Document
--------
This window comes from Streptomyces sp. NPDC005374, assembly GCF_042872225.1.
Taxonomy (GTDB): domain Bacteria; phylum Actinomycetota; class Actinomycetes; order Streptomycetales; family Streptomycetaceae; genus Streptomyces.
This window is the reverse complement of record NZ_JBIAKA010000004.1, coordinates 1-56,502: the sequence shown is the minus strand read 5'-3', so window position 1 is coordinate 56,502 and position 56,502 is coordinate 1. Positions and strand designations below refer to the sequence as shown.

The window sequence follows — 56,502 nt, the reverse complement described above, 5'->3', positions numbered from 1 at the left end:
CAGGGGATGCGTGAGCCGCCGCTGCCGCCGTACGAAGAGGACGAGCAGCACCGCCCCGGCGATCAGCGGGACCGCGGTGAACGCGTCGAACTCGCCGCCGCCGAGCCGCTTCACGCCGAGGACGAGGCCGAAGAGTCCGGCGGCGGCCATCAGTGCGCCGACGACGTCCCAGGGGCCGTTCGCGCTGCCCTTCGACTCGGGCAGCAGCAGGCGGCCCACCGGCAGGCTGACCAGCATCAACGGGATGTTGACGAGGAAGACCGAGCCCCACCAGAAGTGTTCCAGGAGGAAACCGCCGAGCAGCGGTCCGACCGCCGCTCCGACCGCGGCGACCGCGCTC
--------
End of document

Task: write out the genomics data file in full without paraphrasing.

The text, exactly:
This window comes from Streptomyces sp. NPDC005374, assembly GCF_042872225.1.
Taxonomy (GTDB): domain Bacteria; phylum Actinomycetota; class Actinomycetes; order Streptomycetales; family Streptomycetaceae; genus Streptomyces.
This window is the reverse complement of record NZ_JBIAKA010000004.1, coordinates 1-56,502: the sequence shown is the minus strand read 5'-3', so window position 1 is coordinate 56,502 and position 56,502 is coordinate 1. Positions and strand designations below refer to the sequence as shown.

The window sequence follows — 56,502 nt, the reverse complement described above, 5'->3', positions numbered from 1 at the left end:
CAGGGGATGCGTGAGCCGCCGCTGCCGCCGTACGAAGAGGACGAGCAGCACCGCCCCGGCGATCAGCGGGACCGCGGTGAACGCGTCGAACTCGCCGCCGCCGAGCCGCTTCACGCCGAGGACGAGGCCGAAGAGTCCGGCGGCGGCCATCAGTGCGCCGACGACGTCCCAGGGGCCGTTCGCGCTGCCCTTCGACTCGGGCAGCAGCAGGCGGCCCACCGGCAGGCTGACCAGCATCAACGGGATGTTGACGAGGAAGACCGAGCCCCACCAGAAGTGTTCCAGGAGGAAACCGCCGAGCAGCGGTCCGACCGCCGCTCCGACCGCGGCGACCGCGCTC